Most facilities have improvised treatment/isolation centres instead of purposively built structures despite the Covid-19 national response plan, under the health cluster, highlighting procurement of equipment and construction/rehabilitation of treatment centres as among the activities to take place.
We have also established that hospitals lack crucial drugs that are important in managing Covid-19. Medical officials we spoke to cite Enoxaparin Heparin as an important drug missing in a number of hospitals.
Studies show that Covid-19 patients have blood clotting because they are mostly bed- ridden; hence, this drug dissolves the clots.
Even before Covid, the Central Medical Stores Trust (CMST) did not stock this drug thus it is only available in private hospitals whose charges are way beyond district hospital budgets.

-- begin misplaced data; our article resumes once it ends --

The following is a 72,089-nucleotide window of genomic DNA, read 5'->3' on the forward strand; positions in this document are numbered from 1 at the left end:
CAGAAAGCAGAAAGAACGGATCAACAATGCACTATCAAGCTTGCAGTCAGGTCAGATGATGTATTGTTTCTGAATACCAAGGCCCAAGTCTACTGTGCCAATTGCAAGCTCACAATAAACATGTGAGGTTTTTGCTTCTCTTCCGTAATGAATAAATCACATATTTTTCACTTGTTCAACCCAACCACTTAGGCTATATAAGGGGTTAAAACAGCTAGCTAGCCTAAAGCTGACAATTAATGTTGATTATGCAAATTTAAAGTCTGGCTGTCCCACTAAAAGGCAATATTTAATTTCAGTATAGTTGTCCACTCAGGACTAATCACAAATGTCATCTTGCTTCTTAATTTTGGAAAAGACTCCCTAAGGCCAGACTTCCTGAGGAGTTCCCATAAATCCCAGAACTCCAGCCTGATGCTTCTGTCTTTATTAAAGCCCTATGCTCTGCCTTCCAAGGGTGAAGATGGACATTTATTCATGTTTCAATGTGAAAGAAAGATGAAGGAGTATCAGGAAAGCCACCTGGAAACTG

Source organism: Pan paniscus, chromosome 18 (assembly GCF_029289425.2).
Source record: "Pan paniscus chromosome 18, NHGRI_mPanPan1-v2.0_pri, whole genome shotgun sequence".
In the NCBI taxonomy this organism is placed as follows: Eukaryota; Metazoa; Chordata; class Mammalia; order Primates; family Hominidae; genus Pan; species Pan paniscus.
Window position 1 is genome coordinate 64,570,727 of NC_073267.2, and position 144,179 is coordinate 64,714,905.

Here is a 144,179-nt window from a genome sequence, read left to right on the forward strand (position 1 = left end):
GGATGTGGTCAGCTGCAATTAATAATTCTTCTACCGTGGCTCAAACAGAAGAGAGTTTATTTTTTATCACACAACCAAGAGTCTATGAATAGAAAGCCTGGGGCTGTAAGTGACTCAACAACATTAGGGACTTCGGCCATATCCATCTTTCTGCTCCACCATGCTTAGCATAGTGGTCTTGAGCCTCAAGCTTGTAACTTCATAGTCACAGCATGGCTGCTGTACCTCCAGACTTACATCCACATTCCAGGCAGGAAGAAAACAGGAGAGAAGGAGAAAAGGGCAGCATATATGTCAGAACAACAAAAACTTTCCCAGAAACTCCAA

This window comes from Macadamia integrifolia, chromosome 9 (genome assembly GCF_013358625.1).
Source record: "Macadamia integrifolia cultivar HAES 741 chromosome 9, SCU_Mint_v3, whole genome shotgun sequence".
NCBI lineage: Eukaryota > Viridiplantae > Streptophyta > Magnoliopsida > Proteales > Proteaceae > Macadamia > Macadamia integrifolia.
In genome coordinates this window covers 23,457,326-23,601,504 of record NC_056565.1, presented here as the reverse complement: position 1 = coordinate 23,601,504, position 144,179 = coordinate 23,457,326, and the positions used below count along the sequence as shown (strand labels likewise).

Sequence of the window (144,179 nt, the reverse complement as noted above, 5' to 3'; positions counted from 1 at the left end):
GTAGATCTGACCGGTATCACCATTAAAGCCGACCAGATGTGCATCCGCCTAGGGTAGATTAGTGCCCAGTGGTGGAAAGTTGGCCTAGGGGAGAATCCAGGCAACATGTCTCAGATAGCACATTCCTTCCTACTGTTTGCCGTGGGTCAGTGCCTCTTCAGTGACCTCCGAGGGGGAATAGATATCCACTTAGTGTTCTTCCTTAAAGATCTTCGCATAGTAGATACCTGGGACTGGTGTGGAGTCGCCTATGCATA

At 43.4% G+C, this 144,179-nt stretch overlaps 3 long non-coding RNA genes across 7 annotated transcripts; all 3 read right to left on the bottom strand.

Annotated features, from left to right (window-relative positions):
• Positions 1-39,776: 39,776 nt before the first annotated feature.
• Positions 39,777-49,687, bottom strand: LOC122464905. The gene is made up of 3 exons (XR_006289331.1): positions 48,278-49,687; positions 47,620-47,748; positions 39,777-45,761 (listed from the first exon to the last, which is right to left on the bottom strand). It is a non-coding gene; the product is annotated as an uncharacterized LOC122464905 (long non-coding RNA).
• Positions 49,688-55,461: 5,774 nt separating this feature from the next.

Hospitals broke, but Treasury won’t fund
Meanwhile, when district councils through the National Local Government Finance Committee (NLGFC) cried out for more funding after depletions, Ministry of Health Principal Secretary Charles Mwansambo wrote back on May 18 2021 that the request would not be met.
Reads the letter: “I refer to your request that was made to the Ministry of Health regarding increase in medicines budgets provided to District Health Offices in the 2020/21 Financial Year. The ministry referred the request to the Treasury as they are controllers of government funds.